OAKLAND (CBS SF) – An Oakland man pleaded not guilty Tuesday to two counts of murder and five counts of attempted murder for a shooting at a restaurant near Jack London Square in April that left two people dead and five people wounded.
The plea entry by 22-year-old Clem Thompkins was routine, but everything else surrounding his brief hearing was marked by drama.
First, Alameda County Superior Court Judge Carrie Panetta lectured Thompkins’ attorney, Dionne Choyce, for coming to court late and threatened to find him in contempt of court if it happens again.
Then, two friends of Thompkins got into a shouting match with the victims’ family members outside court and deputies had to separate them.
In addition to the murder and attempted murder charges, Thompkins is charged with acting to benefit a criminal street gang, with using a firearm to cause deaths and great bodily injuries and with five street terrorism clauses. He could face life in prison if he’s convicted of the charges against him.
Killed in the shooting at Sweet Jimmie’s at 311 Broadway at 12:42 a.m. on April 25 were 27-year-old William Jenkins of Oakland and 22-year-old Adam Williams of San Leandro.
Both were fathers of young children and Williams was an after-school teacher’s aide at Peralta Elementary in Oakland.
Five other people were wounded in the shooting but survived.
Oakland police said they don’t think any of the seven victims were the intended targets of the shooting.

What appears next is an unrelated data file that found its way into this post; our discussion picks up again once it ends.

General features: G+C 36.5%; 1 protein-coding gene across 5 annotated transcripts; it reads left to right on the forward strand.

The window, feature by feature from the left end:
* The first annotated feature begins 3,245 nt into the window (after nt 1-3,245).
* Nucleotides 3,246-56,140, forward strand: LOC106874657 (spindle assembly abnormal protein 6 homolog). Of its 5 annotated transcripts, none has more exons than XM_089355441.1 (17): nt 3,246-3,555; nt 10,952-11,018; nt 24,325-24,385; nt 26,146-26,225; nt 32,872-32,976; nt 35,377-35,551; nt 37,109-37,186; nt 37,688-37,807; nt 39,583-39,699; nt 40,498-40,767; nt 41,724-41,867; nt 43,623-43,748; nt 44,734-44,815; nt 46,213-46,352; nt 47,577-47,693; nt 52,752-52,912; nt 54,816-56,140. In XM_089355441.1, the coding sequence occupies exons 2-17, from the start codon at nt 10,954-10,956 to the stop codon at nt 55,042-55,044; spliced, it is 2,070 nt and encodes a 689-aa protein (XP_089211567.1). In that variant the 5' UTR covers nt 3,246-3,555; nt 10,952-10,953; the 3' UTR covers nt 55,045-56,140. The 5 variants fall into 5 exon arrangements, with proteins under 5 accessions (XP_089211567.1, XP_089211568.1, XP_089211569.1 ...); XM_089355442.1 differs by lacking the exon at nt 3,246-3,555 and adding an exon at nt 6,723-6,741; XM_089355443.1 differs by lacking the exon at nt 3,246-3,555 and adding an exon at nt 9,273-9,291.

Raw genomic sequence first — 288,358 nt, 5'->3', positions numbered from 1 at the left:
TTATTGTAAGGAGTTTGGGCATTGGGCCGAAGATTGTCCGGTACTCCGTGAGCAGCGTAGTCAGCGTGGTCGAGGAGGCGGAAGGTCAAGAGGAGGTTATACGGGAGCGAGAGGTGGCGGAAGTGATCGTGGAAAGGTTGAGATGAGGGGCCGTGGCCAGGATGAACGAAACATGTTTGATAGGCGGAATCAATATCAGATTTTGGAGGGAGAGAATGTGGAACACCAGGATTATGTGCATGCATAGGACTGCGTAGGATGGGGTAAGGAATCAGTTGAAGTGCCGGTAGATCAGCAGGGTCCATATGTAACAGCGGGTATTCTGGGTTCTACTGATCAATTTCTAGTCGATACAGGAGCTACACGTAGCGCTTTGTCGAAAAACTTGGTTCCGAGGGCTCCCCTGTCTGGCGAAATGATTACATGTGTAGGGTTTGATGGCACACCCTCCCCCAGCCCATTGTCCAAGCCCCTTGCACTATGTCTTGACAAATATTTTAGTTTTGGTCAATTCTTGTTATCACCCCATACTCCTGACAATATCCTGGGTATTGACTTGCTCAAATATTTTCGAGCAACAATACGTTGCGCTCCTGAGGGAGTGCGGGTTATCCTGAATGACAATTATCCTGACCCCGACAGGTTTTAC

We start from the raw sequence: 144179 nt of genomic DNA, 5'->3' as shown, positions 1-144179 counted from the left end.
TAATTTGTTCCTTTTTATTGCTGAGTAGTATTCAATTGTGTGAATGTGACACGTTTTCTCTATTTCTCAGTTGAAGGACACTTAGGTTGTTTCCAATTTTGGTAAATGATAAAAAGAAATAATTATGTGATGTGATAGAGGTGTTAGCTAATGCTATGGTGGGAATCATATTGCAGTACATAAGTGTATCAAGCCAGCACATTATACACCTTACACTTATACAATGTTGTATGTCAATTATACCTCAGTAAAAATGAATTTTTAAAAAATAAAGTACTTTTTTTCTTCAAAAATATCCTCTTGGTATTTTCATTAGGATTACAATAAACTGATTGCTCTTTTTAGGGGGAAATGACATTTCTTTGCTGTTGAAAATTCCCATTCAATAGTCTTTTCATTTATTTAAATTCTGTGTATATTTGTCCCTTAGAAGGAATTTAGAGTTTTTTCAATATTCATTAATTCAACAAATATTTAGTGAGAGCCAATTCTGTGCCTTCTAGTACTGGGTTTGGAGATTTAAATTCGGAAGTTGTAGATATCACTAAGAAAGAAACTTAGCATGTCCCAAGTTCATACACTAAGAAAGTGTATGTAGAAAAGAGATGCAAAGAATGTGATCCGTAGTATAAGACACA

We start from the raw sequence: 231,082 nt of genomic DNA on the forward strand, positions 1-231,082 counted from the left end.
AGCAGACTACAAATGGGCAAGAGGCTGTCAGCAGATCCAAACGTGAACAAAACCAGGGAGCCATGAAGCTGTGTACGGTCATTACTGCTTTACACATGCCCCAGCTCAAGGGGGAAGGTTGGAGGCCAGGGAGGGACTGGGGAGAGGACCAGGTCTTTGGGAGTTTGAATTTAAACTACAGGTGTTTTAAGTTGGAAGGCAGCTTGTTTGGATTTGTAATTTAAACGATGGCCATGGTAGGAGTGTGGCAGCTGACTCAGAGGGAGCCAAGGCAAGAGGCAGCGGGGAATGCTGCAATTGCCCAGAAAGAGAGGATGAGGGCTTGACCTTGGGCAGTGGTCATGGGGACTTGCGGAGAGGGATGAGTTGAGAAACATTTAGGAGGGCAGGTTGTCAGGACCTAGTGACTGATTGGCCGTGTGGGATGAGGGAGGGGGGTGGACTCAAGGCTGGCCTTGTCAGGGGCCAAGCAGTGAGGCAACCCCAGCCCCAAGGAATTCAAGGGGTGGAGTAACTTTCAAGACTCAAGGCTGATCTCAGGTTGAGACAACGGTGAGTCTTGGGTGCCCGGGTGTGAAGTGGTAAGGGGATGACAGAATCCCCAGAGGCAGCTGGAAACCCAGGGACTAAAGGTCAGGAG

Authorities said Thompkins and several other gang members drove by Sweet Jimmie’s and got into an argument with members of a rival gang who were standing outside the restaurant.
They said Thompkins and his associates drove off and the members of the other gang also left.
Thompkins and his associates returned to area a short time later with an assault rifle and Thompkins shot into the restaurant indiscriminately, police said.
Police are still seeking the other suspected gang members who were with Thompkins.
About 20 of Williams’ family members and friends, some wearing T-shirts emblazoned with his photo, attended Thompkins’ hearing Tuesday.
A similar number of people also attended a hearing Monday at which Thompkins was scheduled to enter a plea, but it was postponed when Choyce failed to show up.
The hearing was rescheduled for 9 a.m. Tuesday, but Choyce didn’t appear until 11:15 a.m., earning a tongue-lashing from Panetta, who told him, “This is completely unacceptable” and “we’re not here for your convenience.”
Choyce said he mistakenly went to a different courthouse in Oakland on Monday and was delayed Tuesday by a hearing in another case.
Panetta told him, “I’m giving you one warning and next time I’ll sanction you.”
Williams’ stepfather, Prince Wilson, said “it’s upsetting to the family” that Thompkins’ plea entry was delayed numerous times and didn’t happen until Tuesday.
“We just want the trial to start and for justice to be served,” Wilson said.
Wilson worked as a custodian at Peralta Elementary, which is where he met Williams’ mother, June Edwards Wilson, who still works at the school as an aide and playground monitor.
“Our family is still hurting,” Wilson said.
He said the shooting illustrates that “the streets of Oakland are not safe.”
Wilson said, “It’s kids killing kids” and noted that Williams and Thompkins were almost exactly the same age, as they were born only a few weeks apart.
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